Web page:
By The Signal Editorial Board
You would think each of the five members of the Los Angeles County Board of Supervisors would feel sufficiently empowered: Governing a county with a population of 10 million, each of them represents a district with a population in the neighborhood of 2 million.
They oversee virtually all departments serving L.A. County residents, with several notable exceptions in which the executives of specific departments are directly elected by voters.
It’s a lot.
But the board’s five fiefdoms are not enough, at least for four of them.
The Board of Supervisors took the first major step in an epic power grab on Tuesday, voting 4-1 to ask voters to approve a county charter amendment that would enable the supervisors to remove the elected county sheriff from office.
As is too often the case, Supervisor Kathryn Barger, who represents the Santa Clarita Valley, was the lone voice of reason on the board and cast the only dissenting vote.
Correctly, Barger noted that the move was obviously driven by politics, in reference to the supervisors’ open disdain for current Sheriff Alex Villanueva.
Barger noted that her objection was not about whether she thinks Villanueva is doing a good job — she actually shares some of the same concerns her fellow supervisors have about Villanueva.
As it happens, we believe the sheriff is doing a good job at his primary function: Policing the county and holding bad guys accountable.
But that’s not the point. As Barger pointed out, the supervisors’ action on Tuesday, if ultimately successful, would enable the board to undo the results of future elections.
“This proposed charter amendment sets a dangerous precedent and creates a slippery slope for the Board of Supervisors to override the will of the voters,” Barger said. “The sheriff of Los Angeles County, as in all other counties across California, is a constitutionally elected officer, democratically elected every four years. Considering that the current sheriff is less than four months away from their election, the timing of this action seems highly political.”
Indeed, Villanueva is up for re-election on the November ballot — the same ballot on which the supervisors are now asking the voters to grant them the right to remove an elected sheriff, by a four-fifths vote of the supervisors.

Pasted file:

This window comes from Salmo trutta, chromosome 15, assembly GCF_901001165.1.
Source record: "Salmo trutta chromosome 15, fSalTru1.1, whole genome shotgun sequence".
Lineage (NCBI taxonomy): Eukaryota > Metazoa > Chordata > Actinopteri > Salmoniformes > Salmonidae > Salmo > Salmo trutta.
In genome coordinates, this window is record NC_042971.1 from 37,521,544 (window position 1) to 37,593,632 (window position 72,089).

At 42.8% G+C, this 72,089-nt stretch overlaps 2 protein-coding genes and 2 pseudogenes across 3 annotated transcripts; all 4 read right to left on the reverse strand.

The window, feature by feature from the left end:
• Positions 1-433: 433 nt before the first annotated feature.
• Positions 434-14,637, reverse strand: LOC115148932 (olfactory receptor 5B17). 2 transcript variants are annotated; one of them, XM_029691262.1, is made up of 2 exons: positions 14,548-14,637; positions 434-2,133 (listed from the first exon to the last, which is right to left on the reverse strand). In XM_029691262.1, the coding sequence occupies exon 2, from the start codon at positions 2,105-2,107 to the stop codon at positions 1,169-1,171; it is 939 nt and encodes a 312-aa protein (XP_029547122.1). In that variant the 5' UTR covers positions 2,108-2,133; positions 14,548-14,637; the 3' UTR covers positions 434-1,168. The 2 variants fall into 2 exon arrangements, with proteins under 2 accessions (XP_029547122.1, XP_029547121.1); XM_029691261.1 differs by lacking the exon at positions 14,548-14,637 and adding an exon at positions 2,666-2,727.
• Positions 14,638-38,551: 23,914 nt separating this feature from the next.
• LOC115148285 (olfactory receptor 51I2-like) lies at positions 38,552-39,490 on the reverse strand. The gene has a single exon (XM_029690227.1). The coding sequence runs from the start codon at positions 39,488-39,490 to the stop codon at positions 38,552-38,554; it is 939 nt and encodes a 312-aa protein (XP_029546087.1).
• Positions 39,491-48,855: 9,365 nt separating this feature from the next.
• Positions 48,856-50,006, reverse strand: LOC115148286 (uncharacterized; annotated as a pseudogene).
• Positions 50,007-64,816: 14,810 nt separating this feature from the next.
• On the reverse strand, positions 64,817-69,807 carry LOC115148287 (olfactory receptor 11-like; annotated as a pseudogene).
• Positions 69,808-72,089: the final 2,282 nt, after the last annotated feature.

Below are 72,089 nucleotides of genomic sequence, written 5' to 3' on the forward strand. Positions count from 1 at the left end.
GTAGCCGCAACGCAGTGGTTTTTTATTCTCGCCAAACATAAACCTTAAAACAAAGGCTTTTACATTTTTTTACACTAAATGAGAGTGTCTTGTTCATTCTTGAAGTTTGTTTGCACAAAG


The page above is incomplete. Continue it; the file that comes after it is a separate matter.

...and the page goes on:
Message? “Voters, we don’t trust you.”
Barger also didn’t buy her colleagues’ claim that this was all about accountability, not politics — particularly since voters have the chance to hold Villanueva accountable on the November ballot, if they so choose.
And, if voters want to hold an elected official accountable mid-term, they can mount a recall drive, as has been done against District Attorney George Gascón, who, curiously, would not be subject to the supervisors’ proposed charter amendment despite the fact that he, more than any one person, has made L.A. County more dangerous.
“I remain concerned that this action, as approved by the board today, dilutes the voice of Los Angeles County voters and deepens voter apathy,” Barger said. “If the goal of this board is ‘Promoting Accountability and Community Safety Through Checks and Balances,’ then this action should include all county elected officials – the assessor, the district attorney and the supervisors themselves. A charter amendment focused on only one office undermines the credibility of the board and its underlying intentions.”
The four-member board majority’s underlying intentions are clear: They want the power to usurp the will of the voters.
As Supervisor Sheila Kuehl said during the meeting, critics of the board who describe the supervisors as “the five little queens” just don’t understand the supervisors’ plight of not being able to control all that they see — and that she’d feel better if there were five sheriffs managing the Sheriff’s Department instead of one.
“I have been told this is a very powerful position,” Kuehl said. “But I have not been able to get anything through with just my own vote. Quite amazing.”
Amazing indeed. It’s all about power.